Walking in God’s footsteps

At the end of Parshat Haazinu, God tells Moshe to go up to Mt. Nevo to see the Land of C’naan. God then tells him (Dvarim 32:50):

And die on the mountain where you will ascend, and be gathered to your people…

We learn a lesson from God’s burial of Moshe in the Talmud, Sotah 14a:

Rabbi Chama the son of Rabbi Chanina said: What is the meaning of that which is written (Dvarim 13:5) “Hashem, your God, you shall follow.” Is it possible for a human being to follow the Shechina, Divine Presence? But it has already been said (Dvarim 4:24) “For Hashem, your God- He is a consuming fire.” Rather, the mitzvah to follow God means that we should emulate the attributes of the Holy One, Blessed is He.

Just as He clothes the naked, as it is written (Breisheet 3:21) “And Hashem, God made for Adam and his wife skin garments, and He clothed them”, you too shall clothe the naked. The Holy One, Blessed is He visited the sick, as it is written (Breisheet 18:1) “God appeared to him (Avraham) in Elonei Mamre” (on the third day after his circumcision); you too shall visit the sick. The Holy One, Blessed is He, comforted mourners, as it is written (Breisheet 25:11) “And it was after the death of Avraham that God blessed Yitzchak his son,” you too should comfort mourners. The Holy One, Blessed is He, buried the dead, as it is written (Dvarim 34:6) “He buried him (Moshe) in the valley,” you too should bury the dead.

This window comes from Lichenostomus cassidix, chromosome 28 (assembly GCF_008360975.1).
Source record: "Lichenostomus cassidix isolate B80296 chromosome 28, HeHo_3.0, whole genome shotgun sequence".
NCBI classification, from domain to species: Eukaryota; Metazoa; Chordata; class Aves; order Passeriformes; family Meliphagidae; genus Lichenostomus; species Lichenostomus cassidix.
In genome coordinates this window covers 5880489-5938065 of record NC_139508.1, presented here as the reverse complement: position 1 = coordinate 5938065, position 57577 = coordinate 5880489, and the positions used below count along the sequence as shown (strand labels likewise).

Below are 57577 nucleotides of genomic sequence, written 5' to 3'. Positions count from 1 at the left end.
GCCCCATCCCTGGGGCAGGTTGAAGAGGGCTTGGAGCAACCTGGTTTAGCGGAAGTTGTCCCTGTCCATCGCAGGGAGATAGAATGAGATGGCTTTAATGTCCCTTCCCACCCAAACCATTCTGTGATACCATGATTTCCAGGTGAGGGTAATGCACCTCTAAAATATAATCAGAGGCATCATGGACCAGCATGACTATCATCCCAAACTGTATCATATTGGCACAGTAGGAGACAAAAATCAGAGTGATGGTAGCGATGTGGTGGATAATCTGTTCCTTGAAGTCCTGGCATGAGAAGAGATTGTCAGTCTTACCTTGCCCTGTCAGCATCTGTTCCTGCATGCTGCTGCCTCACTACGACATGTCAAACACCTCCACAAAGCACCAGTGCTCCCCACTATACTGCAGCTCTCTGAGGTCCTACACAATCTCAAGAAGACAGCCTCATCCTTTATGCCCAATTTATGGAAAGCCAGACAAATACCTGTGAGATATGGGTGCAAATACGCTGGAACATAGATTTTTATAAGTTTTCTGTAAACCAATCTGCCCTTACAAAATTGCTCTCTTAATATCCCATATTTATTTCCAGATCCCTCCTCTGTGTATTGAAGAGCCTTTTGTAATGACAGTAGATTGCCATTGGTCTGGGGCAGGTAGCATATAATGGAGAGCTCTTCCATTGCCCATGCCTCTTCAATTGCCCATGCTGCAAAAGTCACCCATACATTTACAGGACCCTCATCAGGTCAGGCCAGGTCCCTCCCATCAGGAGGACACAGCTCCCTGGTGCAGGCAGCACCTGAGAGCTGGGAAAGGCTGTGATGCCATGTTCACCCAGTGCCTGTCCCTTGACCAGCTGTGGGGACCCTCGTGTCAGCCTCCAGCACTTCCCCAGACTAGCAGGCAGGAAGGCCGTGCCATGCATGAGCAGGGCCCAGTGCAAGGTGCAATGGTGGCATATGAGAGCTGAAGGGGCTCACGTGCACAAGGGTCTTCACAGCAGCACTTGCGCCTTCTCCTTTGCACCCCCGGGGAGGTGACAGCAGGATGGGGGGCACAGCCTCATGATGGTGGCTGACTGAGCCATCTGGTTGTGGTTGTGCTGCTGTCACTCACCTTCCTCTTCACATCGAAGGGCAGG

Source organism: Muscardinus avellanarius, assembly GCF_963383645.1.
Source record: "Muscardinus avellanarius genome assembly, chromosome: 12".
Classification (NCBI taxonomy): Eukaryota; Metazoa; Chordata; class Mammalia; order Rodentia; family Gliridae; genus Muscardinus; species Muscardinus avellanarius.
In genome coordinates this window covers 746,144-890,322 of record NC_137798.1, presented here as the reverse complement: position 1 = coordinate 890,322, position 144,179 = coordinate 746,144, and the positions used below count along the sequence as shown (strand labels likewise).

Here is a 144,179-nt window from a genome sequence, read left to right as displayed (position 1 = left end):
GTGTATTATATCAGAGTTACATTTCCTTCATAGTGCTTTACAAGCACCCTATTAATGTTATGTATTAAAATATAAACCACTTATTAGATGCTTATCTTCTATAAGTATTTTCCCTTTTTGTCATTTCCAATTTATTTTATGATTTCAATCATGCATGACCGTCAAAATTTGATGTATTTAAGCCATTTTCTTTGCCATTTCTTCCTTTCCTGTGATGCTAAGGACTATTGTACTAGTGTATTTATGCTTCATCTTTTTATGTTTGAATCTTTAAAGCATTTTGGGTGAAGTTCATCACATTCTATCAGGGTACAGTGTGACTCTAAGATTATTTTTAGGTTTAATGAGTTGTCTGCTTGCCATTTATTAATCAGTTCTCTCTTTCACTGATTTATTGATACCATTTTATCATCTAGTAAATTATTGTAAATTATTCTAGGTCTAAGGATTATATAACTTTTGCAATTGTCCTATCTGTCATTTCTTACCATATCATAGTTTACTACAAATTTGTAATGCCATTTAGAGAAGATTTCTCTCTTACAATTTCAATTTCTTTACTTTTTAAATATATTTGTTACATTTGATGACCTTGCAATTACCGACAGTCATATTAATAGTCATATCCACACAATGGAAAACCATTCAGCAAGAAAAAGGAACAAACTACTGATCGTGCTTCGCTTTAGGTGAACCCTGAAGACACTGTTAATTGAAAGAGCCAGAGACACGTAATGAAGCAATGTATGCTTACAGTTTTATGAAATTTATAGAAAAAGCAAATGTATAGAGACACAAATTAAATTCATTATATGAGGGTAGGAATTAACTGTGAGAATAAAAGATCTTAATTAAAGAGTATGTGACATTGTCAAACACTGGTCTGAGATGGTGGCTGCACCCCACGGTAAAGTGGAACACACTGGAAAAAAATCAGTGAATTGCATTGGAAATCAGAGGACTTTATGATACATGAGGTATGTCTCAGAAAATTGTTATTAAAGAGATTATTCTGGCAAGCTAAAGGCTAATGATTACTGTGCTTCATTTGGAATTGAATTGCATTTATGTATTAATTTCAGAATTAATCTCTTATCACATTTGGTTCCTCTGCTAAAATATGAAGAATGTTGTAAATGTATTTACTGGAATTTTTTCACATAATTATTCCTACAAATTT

What can we do today to walk in God’s ways?

I just saw a beautiful statement by Joshua Becker of becomingminimalist.com:

Rather than defining success by the brand of clothing we can afford, may we find it in the number of people that we have helped clothe.

Due to Covid, visiting the sick can be challenging right now. However, a phone call, a gift left on their doorstep or help with picking up groceries while someone is in quarantine can make a world of difference.

In Israel, Bituach Leumi, The National Insurance Institute pays the burial expenses for every Israeli who dies and is buried in Israel.

In the New York area, The Hebrew Free Burial Association performs Chesed Shel Emet, the ultimate act of loving kindness (as the deceased are unable to repay kindness) as they assure that every Jew, regardless of financial means or religious affiliation receives a dignified, traditional Jewish funeral and burial.

May we keep these character traits of God in mind and do what we can to emulate God and help the most vulnerable members of society.